John Fremlin's blog: Review of Rust in 2022

Posted 2022-11-25 23:00:00 GMT

The programming language Rust has grown up and is making waves, powering parts of the Linux kernel. The main innovation is the borrow checker which keeps track of references and which code is allowed to mutate which state.

I last tried it five years ago and definitely didn't have a good time as syntax was unstable so code snippets in old documentation didn't work. There was a bit of that still I couldn't use Tokio because the Tokio subcrate I wanted wasn't compatible with the new Tokio, and the error message was not helpful: "there is no reactor running."

The integration with VS Code allows context aware symbol completion and even correctly highlights issues with macros though the editor spins constantly at 100% CPU. Everything needs to be installed consistently through rustup (the Rust package manager, which doesn't collaborate with the Ubuntu package manager) or else the rust-analyzer gets infuriated.

The experience with halfbaked crates felt leftpaddy so I decided to jus call libc. This brought up Rust's apparent deliberate hostility to C. It is painful to call C functions correctly. Rust has reluctant support for errno (std::io::Error::last_os_error().raw_os_error()) and nul-terminated CStrings. I didn't see a code-snippet example of anybody handling EAGAIN in Rust to retry a syscall. Surely there must be at least one? Here's my first try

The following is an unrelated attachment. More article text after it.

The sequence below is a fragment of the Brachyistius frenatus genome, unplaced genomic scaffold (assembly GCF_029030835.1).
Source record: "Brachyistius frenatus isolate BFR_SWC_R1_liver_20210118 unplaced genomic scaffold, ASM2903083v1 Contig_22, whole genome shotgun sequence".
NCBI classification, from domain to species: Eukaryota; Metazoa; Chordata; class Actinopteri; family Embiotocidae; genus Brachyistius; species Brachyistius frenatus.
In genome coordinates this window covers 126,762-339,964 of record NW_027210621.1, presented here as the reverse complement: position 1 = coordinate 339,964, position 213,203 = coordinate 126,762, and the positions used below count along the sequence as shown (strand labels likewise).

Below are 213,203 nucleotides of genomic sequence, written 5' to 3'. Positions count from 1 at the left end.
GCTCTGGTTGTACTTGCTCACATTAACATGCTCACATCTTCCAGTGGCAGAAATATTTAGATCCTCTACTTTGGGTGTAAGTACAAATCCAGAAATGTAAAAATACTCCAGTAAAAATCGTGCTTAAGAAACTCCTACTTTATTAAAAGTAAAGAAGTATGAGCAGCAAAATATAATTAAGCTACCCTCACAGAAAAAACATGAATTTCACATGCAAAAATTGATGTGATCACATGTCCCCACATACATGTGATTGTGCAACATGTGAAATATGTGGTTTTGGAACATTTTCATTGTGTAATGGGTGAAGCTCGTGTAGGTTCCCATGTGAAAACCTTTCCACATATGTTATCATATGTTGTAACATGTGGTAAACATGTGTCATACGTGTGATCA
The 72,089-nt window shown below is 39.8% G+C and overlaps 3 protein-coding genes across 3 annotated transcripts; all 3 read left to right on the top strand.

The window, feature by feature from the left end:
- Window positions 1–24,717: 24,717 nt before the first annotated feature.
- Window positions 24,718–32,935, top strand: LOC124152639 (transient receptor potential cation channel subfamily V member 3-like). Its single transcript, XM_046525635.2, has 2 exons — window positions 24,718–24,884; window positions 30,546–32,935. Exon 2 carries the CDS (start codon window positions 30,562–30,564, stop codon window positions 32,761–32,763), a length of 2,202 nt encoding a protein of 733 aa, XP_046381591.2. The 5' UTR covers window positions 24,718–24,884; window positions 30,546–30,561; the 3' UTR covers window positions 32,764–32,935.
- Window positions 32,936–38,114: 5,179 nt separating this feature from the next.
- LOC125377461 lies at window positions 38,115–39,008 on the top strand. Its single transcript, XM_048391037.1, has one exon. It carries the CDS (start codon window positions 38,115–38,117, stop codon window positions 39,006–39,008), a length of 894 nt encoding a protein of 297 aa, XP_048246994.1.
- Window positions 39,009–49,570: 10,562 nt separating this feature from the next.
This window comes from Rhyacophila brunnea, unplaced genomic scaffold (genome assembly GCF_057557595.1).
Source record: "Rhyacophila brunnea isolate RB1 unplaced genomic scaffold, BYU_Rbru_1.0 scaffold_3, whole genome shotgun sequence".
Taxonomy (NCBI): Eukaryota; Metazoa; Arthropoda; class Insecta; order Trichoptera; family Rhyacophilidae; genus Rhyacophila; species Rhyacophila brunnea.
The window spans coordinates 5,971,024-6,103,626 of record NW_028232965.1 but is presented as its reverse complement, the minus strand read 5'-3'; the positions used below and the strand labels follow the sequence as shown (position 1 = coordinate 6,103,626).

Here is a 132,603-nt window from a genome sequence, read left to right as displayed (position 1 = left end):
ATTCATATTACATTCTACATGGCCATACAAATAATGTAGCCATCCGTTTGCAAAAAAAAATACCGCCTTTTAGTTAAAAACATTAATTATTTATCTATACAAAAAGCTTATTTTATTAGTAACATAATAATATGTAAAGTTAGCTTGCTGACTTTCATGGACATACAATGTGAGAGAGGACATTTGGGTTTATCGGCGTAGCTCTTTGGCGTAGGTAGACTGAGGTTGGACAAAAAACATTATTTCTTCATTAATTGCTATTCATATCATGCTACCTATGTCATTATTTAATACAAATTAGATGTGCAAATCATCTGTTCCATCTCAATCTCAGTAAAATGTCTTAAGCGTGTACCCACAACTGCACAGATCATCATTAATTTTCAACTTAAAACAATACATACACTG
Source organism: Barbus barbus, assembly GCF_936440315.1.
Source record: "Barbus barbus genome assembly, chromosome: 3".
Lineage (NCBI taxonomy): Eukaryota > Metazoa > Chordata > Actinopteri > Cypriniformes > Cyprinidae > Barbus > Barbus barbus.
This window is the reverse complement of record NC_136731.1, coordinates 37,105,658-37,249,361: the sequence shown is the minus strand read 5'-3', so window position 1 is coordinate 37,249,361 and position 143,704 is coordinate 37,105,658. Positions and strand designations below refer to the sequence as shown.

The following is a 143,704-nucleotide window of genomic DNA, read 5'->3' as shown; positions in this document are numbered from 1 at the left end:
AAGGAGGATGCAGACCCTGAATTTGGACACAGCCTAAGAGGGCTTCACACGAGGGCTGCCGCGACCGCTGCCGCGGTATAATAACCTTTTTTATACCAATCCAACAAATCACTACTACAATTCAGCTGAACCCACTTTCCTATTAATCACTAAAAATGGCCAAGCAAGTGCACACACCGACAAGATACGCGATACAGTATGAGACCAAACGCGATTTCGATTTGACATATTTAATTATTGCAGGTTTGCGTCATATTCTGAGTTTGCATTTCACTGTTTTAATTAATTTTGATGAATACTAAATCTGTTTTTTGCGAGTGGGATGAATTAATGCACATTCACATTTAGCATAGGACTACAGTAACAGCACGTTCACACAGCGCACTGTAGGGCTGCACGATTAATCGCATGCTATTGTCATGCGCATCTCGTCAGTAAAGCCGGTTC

macro_rules! syscall {
    ($e: expr) => {{
        let mut unsafe_retry_ret;
        let start = Instant::now();
        loop {
            unsafe_retry_ret = unsafe { $e };
            if start.elapsed() > Duration::from_secs_f64(2.0) {
                    "system call took too long {} = {}: {:?}",
            if unsafe_retry_ret == -1 {
                if std::io::Error::last_os_error().raw_os_error() == Some(libc::EAGAIN) {
                    "system call failed {}: {}",

The macro system is pretty awesome and easy to use, even for local functions, where it allows a way of writing closures that can mutate while only borrowing at their invocation site. It's surprising that Rust hasn't implemented decltype or typeof.

It's nice to be able to put tests into the same file with the mod tests idiom, and the rustup target for static linking (cargo build --target=x86_64-unknown-linux-musl) worked perfectly.

My main notes were on interoperability:

Overall, I'm super impressed with the progress on the language, editors and rustup cargo ecosystem. For an embedded project that didn't need to interface with too much existing code I would consider Rust. That said, Rust programs are certainly not "safe" in a broad sense, as they tend to bake in crashes. I also copied some code from Stack Overflow which sent non-nul terminated strings to an API which needed the nuls, and wasn't warned about it.

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